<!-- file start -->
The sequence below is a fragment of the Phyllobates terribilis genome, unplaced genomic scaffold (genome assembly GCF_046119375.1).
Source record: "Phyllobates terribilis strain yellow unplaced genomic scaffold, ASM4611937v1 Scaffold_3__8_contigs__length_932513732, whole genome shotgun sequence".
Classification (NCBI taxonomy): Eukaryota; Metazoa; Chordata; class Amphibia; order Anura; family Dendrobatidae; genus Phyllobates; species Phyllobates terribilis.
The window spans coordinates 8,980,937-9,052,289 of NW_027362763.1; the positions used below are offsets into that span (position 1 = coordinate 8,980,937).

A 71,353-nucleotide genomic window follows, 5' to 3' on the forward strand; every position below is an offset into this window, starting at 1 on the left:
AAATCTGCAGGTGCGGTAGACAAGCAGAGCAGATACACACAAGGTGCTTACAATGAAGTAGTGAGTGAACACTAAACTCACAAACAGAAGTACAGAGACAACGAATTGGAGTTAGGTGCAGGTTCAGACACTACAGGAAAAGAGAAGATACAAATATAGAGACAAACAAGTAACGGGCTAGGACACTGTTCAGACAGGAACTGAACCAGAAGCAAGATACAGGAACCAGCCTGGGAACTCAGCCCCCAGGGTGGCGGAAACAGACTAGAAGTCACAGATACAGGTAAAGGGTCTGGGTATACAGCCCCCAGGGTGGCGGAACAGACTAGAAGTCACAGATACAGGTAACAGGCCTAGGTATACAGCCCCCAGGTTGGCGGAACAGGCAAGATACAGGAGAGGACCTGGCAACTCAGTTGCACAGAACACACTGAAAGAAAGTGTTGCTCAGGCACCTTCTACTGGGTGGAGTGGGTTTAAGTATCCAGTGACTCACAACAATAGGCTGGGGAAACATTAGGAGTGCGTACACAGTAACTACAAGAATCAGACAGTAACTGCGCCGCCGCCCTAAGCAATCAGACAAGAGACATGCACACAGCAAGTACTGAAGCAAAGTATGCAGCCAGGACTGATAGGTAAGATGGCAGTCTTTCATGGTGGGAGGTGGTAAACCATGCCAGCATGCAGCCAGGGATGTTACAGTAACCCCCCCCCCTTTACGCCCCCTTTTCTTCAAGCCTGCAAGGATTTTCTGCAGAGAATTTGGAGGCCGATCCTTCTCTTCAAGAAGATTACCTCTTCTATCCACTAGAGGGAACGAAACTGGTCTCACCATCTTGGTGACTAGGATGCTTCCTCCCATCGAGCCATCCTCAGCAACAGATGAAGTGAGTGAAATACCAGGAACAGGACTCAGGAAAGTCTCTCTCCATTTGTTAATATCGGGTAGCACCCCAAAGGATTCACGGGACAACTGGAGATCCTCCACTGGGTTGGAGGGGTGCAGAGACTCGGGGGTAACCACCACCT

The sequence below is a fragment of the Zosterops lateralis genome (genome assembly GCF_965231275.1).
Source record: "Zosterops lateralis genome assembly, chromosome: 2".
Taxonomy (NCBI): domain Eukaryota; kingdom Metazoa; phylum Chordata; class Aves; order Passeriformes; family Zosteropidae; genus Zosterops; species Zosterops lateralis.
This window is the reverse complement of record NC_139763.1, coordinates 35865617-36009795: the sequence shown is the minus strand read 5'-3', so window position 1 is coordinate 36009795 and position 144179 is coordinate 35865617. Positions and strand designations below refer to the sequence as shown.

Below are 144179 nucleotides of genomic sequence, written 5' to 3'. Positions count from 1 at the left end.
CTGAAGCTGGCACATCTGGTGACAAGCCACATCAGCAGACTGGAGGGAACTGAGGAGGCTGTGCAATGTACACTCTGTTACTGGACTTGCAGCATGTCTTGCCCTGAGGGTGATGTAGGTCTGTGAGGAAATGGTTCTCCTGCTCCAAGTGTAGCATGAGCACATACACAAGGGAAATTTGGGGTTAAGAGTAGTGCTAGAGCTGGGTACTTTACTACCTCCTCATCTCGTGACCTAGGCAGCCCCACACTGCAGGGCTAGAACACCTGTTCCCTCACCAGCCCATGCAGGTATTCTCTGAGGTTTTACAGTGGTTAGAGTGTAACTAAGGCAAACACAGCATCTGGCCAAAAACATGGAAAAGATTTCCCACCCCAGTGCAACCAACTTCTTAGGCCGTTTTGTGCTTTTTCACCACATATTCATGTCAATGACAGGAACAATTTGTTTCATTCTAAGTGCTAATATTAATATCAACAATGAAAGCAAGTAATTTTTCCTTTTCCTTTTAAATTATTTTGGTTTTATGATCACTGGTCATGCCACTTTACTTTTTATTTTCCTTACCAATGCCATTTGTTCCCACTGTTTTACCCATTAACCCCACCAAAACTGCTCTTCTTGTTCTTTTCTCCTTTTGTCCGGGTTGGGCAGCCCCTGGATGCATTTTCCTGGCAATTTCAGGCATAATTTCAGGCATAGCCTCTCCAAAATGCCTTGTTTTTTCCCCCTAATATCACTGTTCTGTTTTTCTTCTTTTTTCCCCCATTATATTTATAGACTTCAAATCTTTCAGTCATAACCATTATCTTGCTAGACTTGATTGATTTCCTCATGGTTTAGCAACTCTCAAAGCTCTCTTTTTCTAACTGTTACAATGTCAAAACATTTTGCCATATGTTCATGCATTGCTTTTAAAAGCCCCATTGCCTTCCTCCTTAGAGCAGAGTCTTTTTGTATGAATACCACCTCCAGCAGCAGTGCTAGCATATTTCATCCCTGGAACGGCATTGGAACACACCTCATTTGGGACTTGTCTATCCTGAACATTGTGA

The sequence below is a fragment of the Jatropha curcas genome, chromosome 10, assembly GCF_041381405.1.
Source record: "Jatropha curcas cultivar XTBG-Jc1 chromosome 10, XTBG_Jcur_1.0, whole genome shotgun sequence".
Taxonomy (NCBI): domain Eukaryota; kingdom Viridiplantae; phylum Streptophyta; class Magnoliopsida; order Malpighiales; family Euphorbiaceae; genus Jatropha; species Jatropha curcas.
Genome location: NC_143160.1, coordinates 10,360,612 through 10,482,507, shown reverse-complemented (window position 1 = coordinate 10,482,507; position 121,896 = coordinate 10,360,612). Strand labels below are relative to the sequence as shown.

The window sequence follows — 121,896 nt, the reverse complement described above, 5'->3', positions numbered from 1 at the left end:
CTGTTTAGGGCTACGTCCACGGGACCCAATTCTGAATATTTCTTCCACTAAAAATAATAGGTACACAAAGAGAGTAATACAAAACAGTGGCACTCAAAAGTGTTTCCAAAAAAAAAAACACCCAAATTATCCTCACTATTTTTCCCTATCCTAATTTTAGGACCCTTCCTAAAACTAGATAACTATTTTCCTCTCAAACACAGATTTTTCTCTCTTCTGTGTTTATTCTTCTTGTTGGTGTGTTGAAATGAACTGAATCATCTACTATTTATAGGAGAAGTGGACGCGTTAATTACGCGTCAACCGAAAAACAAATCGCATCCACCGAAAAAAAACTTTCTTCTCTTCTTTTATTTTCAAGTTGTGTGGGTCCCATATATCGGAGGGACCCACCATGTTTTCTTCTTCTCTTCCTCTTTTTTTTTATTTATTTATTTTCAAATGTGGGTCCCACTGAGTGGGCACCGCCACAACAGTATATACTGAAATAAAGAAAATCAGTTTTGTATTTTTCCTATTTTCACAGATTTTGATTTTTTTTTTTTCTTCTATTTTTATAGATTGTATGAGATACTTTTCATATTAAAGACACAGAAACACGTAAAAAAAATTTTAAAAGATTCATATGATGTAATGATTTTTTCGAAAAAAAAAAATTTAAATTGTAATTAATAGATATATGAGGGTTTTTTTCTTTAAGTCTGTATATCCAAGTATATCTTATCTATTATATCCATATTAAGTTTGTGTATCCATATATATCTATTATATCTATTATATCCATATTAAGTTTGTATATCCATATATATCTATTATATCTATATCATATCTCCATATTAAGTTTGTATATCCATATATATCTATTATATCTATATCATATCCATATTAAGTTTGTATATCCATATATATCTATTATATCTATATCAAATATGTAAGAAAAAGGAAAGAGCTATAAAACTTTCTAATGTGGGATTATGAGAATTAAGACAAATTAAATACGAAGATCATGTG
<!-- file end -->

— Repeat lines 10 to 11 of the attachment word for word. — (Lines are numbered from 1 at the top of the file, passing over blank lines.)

This window is the reverse complement of record NC_139763.1, coordinates 35865617-36009795: the sequence shown is the minus strand read 5'-3', so window position 1 is coordinate 36009795 and position 144179 is coordinate 35865617. Positions and strand designations below refer to the sequence as shown.

Below are 144179 nucleotides of genomic sequence, written 5' to 3'. Positions count from 1 at the left end.